Saturday, April 14, 2012

Everything You Wanted to Know About Bards

We have been retooling and revamping Abbott’s Inn International School of Magick the last few days. Stephen is in one of his grandiose manic phases again, churning out one article, essay, blog, or discussion after another. In the past couple days he has done fourteen of them. We are going back to old groups and saying “Hi! We’re back!”

Let’s get back to basics. What is a bard? A bard is more than a poet, more than a musician. In Druid society, bards were also the genealogists and historians of their culture, tracing bloodlines back at least a thousand years. He is a music magician, who understood the magick in music. In NRDNA, Bards wear a blue robe, and are poets, musicians, shannachie, songwriters, and storytellers. The bard as a magician played a major role in Celtic mythology, such as the Dagda, also known as the “Good God,” who was a bard with a magickal harp that had a mind, so it could think. This harp could play different types of music. Each string had its own power. One string could make its listeners weep uncontrollably. One time they did, and wept so much that several people in the mead hall drowned from the flood of tears. It was called “The Lay of Sorrow.” The Lay of Joy would make people weep for joy. Then there was the “Lay of Slumber,” which put all the listeners to sleep. There was also the “Lay of Battle,” which could put blood lust into the heart of every listener. The next one was the Lay of Discovery,” which made every listener want to go adventuring.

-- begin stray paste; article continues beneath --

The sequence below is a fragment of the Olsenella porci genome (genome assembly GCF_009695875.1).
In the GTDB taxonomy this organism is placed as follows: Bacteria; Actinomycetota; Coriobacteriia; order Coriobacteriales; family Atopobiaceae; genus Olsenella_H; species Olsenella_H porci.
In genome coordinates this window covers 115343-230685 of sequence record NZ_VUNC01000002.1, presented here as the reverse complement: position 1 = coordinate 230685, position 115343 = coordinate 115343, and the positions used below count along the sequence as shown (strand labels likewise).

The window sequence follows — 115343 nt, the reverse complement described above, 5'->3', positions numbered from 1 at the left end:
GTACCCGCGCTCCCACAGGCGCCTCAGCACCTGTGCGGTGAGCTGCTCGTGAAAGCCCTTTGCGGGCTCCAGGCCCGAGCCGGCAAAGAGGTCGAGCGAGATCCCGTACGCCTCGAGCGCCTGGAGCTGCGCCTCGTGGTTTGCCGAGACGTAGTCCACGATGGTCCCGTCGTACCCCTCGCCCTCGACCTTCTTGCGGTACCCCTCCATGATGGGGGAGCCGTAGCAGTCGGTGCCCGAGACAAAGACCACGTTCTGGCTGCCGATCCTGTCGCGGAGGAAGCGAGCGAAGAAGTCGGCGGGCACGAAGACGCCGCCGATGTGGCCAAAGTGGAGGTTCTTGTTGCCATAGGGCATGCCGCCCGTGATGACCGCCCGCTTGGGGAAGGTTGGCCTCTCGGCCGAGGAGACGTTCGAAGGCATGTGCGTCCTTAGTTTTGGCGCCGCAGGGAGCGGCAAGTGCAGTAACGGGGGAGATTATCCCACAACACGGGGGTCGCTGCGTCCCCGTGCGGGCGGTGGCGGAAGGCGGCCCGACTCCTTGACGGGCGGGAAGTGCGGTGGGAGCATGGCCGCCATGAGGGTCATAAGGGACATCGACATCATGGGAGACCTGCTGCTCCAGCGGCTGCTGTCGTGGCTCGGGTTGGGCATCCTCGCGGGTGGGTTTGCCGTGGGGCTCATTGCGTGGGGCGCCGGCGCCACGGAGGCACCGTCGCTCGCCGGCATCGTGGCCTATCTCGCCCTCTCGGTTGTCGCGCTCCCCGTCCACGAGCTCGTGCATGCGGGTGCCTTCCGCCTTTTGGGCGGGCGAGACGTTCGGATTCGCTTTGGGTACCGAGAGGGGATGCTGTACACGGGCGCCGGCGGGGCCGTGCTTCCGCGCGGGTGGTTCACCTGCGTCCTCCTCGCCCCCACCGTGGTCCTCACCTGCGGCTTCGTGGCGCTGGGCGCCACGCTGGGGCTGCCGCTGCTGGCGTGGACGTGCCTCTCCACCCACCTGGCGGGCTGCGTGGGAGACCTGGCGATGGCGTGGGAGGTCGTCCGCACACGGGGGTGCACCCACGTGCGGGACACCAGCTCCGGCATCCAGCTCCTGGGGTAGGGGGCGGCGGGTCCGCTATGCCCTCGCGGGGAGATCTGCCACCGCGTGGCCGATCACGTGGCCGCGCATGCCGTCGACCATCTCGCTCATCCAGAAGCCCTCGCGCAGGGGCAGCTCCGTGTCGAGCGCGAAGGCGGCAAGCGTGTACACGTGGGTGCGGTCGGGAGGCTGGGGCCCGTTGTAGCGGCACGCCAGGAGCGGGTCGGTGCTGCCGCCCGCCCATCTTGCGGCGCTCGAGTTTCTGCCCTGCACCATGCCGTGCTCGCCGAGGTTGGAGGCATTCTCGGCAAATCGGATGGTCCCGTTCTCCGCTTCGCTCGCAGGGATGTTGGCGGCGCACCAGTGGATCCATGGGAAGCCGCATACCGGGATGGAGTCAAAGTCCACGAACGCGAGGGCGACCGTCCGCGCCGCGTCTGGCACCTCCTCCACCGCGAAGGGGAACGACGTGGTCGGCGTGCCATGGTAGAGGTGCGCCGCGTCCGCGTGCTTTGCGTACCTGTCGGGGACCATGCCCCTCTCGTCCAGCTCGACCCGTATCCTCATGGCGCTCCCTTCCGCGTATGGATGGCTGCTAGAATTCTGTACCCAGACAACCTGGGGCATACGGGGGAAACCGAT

There are many bards whom we like to talk about. There is Thomas the Rhymer, the Bard William Shakespeare, Gwydion Penderwen, Isaac Bonewits, Aigeann, Sharon Knight, the late great Leeann Hussey, Leslie Fish, Alison Harlow, Caradoc, Victor Anderson, Katherine Kurtz, Katherine Kerr, Brighde, Jen Aitch, Dylan Cook, Bob Dylan, Pete Seeger,Jim Morrison the Lizard King, Gerry Rafferty, David Bowie, Donovan, Bonnie Raitt, Mark Twain (Samuel Clemens), Leadbelly, Bruce Stringsteen, John Lennon, Elayne Hindle, and the two of us.